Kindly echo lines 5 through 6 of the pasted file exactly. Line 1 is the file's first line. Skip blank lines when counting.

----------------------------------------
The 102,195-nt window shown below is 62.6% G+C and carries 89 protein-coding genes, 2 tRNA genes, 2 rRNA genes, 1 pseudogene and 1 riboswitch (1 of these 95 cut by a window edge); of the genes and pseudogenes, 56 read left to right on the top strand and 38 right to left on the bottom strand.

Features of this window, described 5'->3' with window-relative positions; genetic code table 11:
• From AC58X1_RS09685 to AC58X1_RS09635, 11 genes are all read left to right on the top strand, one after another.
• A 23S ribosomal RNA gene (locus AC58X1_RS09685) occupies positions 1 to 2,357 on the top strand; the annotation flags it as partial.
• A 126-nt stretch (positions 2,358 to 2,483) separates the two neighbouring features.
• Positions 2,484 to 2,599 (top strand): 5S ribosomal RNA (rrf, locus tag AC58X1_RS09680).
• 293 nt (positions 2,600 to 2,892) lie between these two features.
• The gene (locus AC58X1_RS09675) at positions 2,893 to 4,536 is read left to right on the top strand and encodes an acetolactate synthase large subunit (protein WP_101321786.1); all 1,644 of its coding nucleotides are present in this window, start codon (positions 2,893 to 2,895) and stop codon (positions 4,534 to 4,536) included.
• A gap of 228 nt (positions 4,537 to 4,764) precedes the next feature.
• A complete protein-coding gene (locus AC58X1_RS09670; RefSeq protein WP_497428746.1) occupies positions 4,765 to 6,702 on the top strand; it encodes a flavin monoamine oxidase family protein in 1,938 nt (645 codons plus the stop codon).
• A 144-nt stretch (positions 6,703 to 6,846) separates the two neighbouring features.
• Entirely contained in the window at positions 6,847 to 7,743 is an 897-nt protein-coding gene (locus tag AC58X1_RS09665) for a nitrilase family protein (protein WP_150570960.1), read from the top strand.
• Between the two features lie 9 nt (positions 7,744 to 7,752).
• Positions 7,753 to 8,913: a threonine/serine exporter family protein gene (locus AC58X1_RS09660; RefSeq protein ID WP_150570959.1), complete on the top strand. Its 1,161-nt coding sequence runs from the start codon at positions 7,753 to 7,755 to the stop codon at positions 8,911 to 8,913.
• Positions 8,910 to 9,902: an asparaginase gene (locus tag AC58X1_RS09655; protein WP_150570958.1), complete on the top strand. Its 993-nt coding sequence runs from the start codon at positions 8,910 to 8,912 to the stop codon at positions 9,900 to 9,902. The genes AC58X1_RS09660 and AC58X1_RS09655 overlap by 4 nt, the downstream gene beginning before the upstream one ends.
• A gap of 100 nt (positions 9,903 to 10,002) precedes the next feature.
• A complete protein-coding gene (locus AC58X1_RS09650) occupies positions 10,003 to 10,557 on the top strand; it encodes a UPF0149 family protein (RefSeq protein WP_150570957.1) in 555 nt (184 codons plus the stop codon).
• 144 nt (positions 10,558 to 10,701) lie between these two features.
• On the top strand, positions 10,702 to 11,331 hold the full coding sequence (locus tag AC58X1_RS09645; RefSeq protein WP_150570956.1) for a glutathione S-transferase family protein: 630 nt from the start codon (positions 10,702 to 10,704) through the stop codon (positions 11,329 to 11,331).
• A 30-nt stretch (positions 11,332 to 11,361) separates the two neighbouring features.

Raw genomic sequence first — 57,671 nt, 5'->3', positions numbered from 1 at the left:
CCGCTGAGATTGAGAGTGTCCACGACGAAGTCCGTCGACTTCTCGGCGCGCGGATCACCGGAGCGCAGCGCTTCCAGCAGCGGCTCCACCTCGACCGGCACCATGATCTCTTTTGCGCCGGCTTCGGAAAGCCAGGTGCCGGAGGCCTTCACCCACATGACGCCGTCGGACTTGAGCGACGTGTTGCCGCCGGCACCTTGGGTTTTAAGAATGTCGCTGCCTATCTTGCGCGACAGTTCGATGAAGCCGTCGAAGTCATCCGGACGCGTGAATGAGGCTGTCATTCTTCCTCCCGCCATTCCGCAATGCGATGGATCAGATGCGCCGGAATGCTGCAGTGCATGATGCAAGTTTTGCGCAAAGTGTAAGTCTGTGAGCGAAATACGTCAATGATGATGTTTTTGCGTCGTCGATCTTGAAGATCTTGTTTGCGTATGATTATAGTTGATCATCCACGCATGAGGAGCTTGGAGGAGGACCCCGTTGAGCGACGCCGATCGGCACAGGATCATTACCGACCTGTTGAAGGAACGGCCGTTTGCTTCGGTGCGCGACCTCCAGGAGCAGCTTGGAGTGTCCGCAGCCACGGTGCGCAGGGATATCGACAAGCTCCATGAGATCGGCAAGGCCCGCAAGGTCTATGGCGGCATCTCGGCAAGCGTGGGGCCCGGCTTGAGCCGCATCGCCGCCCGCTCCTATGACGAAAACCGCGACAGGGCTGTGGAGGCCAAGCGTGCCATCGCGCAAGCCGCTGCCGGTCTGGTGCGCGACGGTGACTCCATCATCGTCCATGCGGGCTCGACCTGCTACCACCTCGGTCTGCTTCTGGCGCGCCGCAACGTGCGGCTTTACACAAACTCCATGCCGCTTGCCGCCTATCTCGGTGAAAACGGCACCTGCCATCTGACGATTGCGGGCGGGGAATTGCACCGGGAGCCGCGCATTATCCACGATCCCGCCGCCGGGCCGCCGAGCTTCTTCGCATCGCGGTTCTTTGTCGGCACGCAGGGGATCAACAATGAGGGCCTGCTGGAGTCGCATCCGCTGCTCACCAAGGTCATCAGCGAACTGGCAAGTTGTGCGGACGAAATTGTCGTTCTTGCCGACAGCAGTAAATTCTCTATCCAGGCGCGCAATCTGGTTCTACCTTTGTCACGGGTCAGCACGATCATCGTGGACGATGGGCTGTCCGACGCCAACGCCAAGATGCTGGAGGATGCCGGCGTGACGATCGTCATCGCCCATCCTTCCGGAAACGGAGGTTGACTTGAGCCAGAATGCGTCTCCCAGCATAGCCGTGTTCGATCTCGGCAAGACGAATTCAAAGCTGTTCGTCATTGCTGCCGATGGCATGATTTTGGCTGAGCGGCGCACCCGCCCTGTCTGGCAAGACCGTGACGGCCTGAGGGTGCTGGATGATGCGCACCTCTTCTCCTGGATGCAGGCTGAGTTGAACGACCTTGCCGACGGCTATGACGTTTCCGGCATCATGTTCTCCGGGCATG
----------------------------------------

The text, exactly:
• A 126-nt stretch (positions 2,358 to 2,483) separates the two neighbouring features.
• Positions 2,484 to 2,599 (top strand): 5S ribosomal RNA (rrf, locus tag AC58X1_RS09680).